However, the wealth management industry is undergoing rapid changes in response to COVID-19. According to an Aite Group survey of wealth management firms in North America, Europe, and Asia, more than half of respondents saw a significant increase in clients requesting digital interactions. Those interactions can be facilitated by electronic signatures.
As more mortgages and refinances move online for increased convenience and speed, e-signatures are the ideal solution to bring the digital experience into the customer’s home and make it convenient, secure, and compliant.
Furthermore, non-bank lenders have been able to reduce the lengthy mortgage process by more than half, from 45-55 days to fewer than 20. Signature Mortgage eliminated the 7-10 application process by having the application signed electronically, often the same day it is sent out.
Commercial Banking and Treasury Management
Commercial banking processes can be complex, but the speed and convenience provided by electronic signatures can make the difference. No two clients are the same. As a result, most processes involve ad hoc, customized agreements and contracts. Many of these require signature authorizations and approvals for processes such as new service agreements, ACH authorizations, wire transfer agreements, and applications for corporate cards. Bank representatives can get up and running in minutes with a web or mobile e-sign application to ensure agreements can be enacted the same day they are requested.
General E-Contracting and Other Ad-Hoc Processes
Outside of commercial banking, there are many other ad hoc processes that require signatures in the banking world. These diverse processes range from e-contracting and procurement, to HR, IT, Legal, Corporate and more. Although typically organizations focus on digitizing customer-facing processes first, there are many other internal efficiencies to be created with electronic signatures.
In addition to the use cases outlined above, organizations in every industry can find value in the security, efficiency, and positive customer experience created by OneSpan Sign electronic Signatures. Other uses include:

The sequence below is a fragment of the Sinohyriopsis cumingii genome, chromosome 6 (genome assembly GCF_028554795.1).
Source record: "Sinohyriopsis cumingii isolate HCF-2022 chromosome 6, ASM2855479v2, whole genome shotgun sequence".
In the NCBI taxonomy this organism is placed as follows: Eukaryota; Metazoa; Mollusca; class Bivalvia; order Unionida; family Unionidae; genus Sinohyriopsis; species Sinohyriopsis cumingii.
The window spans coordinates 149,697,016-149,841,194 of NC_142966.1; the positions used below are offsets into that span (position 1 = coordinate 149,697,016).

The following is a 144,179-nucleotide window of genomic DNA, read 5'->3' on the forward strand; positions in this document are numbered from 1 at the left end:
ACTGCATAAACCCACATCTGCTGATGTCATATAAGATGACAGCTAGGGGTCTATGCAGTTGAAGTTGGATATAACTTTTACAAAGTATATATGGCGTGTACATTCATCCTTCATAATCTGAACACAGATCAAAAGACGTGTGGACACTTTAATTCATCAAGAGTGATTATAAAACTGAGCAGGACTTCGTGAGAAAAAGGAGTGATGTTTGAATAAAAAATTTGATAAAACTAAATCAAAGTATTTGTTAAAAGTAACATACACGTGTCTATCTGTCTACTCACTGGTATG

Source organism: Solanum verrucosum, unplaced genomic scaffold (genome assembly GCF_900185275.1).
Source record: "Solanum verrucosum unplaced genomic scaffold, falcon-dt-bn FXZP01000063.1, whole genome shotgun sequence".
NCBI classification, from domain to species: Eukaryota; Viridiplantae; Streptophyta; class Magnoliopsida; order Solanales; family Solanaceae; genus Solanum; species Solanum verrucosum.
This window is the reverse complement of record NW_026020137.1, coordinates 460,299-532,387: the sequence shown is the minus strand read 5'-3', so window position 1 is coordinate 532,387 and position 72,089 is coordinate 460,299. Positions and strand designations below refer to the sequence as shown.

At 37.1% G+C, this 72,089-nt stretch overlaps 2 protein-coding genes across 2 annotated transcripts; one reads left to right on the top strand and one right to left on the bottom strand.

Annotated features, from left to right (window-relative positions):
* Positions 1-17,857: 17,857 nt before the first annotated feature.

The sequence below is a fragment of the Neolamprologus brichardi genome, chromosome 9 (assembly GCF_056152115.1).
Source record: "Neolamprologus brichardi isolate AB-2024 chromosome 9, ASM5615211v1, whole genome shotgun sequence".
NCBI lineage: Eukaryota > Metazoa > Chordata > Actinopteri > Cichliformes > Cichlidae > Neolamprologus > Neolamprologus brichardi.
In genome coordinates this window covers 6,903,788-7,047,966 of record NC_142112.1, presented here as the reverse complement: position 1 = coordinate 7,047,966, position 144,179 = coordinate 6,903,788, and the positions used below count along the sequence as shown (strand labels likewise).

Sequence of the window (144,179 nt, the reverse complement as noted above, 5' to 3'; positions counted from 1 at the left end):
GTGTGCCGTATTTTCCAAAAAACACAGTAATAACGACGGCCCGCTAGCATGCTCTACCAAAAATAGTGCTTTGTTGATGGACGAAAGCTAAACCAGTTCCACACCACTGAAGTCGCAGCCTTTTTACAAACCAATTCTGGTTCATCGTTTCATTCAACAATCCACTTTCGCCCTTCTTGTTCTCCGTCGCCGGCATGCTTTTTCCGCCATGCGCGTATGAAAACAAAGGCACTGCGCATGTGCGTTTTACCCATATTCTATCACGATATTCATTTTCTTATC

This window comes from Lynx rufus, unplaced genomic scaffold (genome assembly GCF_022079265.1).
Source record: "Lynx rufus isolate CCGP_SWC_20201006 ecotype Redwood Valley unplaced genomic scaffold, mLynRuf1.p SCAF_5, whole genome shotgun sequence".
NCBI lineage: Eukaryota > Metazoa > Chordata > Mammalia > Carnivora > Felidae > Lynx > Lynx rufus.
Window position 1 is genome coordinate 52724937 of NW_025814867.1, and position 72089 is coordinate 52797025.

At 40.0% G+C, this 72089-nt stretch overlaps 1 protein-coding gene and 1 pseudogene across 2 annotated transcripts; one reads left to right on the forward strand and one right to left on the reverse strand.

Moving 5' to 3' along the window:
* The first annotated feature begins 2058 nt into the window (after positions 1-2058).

- Procurement and sourcing
- Contract modifications
- Federal tax returns
- Service agreements
- Claims and appraisals
- Delivery order requests
How do electronic signatures work with OneSpan Sign?
- Step 1: Access
The invitation link to the signing ceremony is emailed to the customer or delivered through a customer portal.
- Step 2: Identify / Authenticate
Potential authentication factors include: email, login credentials, challenge-response questions, SMS PIN, third-party ID check, Digipass®, biometrics, government ID
- Step 3: Present
Documents are presented on a desktop or mobile device. Administrators can define workflow rules and control which documents are visible to participants in the transaction
- Step 4: Data Capture
Capture data at the time of signing and make that data available to downstream systems
- Step 5: Re-authenticate
Optionally verify the signer’s identity at the time of signing. For example, signers can use their government-issued electronic ID (eID) to create a Qualified electronic signature (QES)
- Step 6: Sign
The person signing has the option to click to sign, Click to initial, or capture a hand-scripted signature.
- Step 7: Document Insertion
Additional documents or images (e.g. a photo of a driver’s license) can be inserted as part of the transaction
- Step 8: Deliver
Signed records can be distributed electronically or on paper
The Beginner's Guide to Electronic Signatures
This comprehensive, 31-page beginner’s guide to electronic signatures introduces important legal concepts and key considerations when creating digital business processes with e-signatures.
Are electronic signatures legally binding?
Yes. OneSpan Sign’s electronic signatures make it easy for organizations to capture legally binding e-signatures and are valid in countries that have enacted electronic signature laws.